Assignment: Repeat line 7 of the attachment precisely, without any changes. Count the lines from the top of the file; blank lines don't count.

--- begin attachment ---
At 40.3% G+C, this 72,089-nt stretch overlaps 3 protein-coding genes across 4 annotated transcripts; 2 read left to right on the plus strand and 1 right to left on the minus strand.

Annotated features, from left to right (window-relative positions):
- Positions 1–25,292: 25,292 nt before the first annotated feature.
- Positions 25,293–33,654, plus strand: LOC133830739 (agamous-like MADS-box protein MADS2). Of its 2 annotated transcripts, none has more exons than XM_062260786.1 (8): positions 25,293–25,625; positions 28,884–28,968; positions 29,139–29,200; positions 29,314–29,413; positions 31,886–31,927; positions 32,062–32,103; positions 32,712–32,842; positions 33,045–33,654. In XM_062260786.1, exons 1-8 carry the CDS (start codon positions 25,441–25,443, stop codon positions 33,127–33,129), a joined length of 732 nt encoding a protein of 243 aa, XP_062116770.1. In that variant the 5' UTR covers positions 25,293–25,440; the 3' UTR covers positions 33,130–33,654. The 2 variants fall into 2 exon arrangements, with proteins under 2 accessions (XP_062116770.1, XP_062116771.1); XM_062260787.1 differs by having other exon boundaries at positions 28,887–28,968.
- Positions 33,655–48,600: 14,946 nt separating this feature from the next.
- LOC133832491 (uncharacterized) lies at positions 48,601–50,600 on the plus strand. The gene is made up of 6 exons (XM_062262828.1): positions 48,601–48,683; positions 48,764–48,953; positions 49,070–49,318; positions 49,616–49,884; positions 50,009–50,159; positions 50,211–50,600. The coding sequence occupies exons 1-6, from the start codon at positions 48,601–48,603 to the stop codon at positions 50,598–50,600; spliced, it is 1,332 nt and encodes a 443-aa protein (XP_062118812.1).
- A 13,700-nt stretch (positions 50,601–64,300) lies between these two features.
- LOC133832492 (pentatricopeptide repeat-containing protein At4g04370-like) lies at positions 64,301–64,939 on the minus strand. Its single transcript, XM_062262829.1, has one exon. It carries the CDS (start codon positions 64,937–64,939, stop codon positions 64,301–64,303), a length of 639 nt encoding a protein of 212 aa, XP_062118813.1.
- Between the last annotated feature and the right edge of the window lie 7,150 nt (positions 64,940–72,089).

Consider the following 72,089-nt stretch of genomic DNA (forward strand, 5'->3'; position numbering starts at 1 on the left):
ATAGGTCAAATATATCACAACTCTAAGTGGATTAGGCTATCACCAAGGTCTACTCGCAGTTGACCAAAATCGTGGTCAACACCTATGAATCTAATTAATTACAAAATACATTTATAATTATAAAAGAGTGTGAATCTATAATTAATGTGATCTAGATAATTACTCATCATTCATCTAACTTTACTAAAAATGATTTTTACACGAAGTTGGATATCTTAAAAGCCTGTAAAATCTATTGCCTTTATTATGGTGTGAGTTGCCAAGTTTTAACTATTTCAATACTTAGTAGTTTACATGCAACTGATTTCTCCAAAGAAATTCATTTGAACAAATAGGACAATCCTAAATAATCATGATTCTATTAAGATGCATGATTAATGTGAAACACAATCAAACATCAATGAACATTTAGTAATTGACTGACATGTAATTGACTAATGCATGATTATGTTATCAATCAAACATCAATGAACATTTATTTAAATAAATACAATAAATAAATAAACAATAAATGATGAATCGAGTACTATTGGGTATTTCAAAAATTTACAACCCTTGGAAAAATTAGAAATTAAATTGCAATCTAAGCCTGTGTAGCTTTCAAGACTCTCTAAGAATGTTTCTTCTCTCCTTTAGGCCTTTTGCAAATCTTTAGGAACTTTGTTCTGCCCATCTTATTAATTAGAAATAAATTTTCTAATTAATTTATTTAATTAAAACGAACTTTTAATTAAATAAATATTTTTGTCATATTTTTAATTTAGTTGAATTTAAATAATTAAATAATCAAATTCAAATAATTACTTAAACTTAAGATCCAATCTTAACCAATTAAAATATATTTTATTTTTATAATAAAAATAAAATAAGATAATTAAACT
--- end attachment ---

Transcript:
- A 13,700-nt stretch (positions 50,601–64,300) lies between these two features.